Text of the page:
*Hawaiian Tsunami Saturday*
By: Stormhunter
1 March 2010

Friday night ( 26 Feb) an advisory was issued for the Hawaiian islands that an earthquake in Chile could potentially generate a Tsunami. The advisory went to a Tsunami Warning sometime after midnight. Public notification was done Saturday morning at 0600 local time with the sounding of sirens across the Hawaiian Islands. Hawaii has a pretty good plan for Tsunami’s based on its earlier experiences in 1960 when a tsunami hit Hilo on the big island resulting in 61 deaths and damage estimated at $75M. Websites and phonebooks contain hazard maps that show likely flood zones, and the state has an active warning and alert system. The purpose of this article is to share observations from the recent event.

Public notification was by information on the radio, TV and public sirens that activated at 0600 and about hourly thereafter with the last siren going off around 1100-which was minutes before the wave was predicted to hit. Radio and TV kept up continuous reporting of what was going on. Despite all of this- many of us first heard the word from relatives living on the mainland who called in the early morning hours of Saturday. State Civil Defense and local officials began evacuations of the tsunami flood zones g shortly after the sirens went off. Selected roads were closed on Oahu (the island where Honolulu is located) beginning at 1000.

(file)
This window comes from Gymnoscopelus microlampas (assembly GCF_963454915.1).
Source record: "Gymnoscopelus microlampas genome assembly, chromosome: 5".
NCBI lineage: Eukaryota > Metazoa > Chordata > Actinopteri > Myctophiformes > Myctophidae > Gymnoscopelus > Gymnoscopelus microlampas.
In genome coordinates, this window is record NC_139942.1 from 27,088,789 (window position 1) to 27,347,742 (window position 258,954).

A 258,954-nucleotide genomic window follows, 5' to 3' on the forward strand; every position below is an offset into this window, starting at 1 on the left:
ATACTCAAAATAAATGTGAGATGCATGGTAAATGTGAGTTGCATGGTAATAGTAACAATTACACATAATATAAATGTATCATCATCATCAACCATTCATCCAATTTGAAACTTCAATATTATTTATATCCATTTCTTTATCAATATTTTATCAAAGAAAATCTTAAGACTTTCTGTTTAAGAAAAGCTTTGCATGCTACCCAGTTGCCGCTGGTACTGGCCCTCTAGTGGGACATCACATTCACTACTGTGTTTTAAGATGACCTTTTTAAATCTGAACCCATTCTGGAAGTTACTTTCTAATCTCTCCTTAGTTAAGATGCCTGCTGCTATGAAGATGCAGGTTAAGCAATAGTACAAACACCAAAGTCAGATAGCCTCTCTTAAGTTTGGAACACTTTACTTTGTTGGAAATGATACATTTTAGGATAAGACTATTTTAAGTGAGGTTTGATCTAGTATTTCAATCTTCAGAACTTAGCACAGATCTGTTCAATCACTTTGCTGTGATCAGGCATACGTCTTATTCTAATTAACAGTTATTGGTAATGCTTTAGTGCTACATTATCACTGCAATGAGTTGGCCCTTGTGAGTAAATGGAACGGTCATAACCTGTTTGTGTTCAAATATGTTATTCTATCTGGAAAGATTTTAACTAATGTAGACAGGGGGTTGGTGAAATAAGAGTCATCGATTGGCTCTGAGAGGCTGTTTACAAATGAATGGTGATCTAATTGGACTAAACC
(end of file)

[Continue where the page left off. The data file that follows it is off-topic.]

Many residents left low lying areas and moved to higher ground. The state had designated several “assembly areas” or safe areas that were above the predicted flood zones. These assembly areas did not have amenities and evacuees would be expected to bring their own support items. I personally live well above any expected flood zone but I did observe several families who had packed up and moved to higher ground. Some seemed well prepared with food, water and shelter. Others seem to have left with few items, expecting to ride out any impact and return home shortly. Not sure that was good thinking, as there might not have been anything to go back to if the wave had actually struck.

Stores and gas stations across the island did a big business that morning. Having neglected to top off several items to my liking, I hit the store at 0700 and there were already big crowds. I was amazed at what some people were buying! Obviously water and ice were big items but I also saw frozen pizzas and other items. Not sure how well that would have worked if the power had gone off!

People in Hawaii are well-mannered by nature and there was no panic reported or any bad situations reported in the news.


Ensure you keep up with your inventories! I had been doing a lot of traveling for work recently and had neglected to keep supplies at the level I like. This caused me to be in the store with everyone else Saturday morning.

Early warning (relatives called from the mainland) allowed me to get ahead of a lot of folks. I have a weather alarm but I had neglected my usual monthly check in February which prevented me getting the warning when it was first issued which would have given me even more warning. Do your monthly checks!

Have an evacuation plan and a go kit. I live above the flood zone but you always need a “plan B.” Recon your evacuation route and site. You could tell by looking at folks in the assembly area who had pre-planned and who had literally jumped in the car and taken off without a plan.

All materials at this site not otherwise credited are Copyright © 1996 - 2010 Trip Williams. All rights reserved. May be reproduced for personal use only. Use of any material contained herein is subject to stated terms or written permission.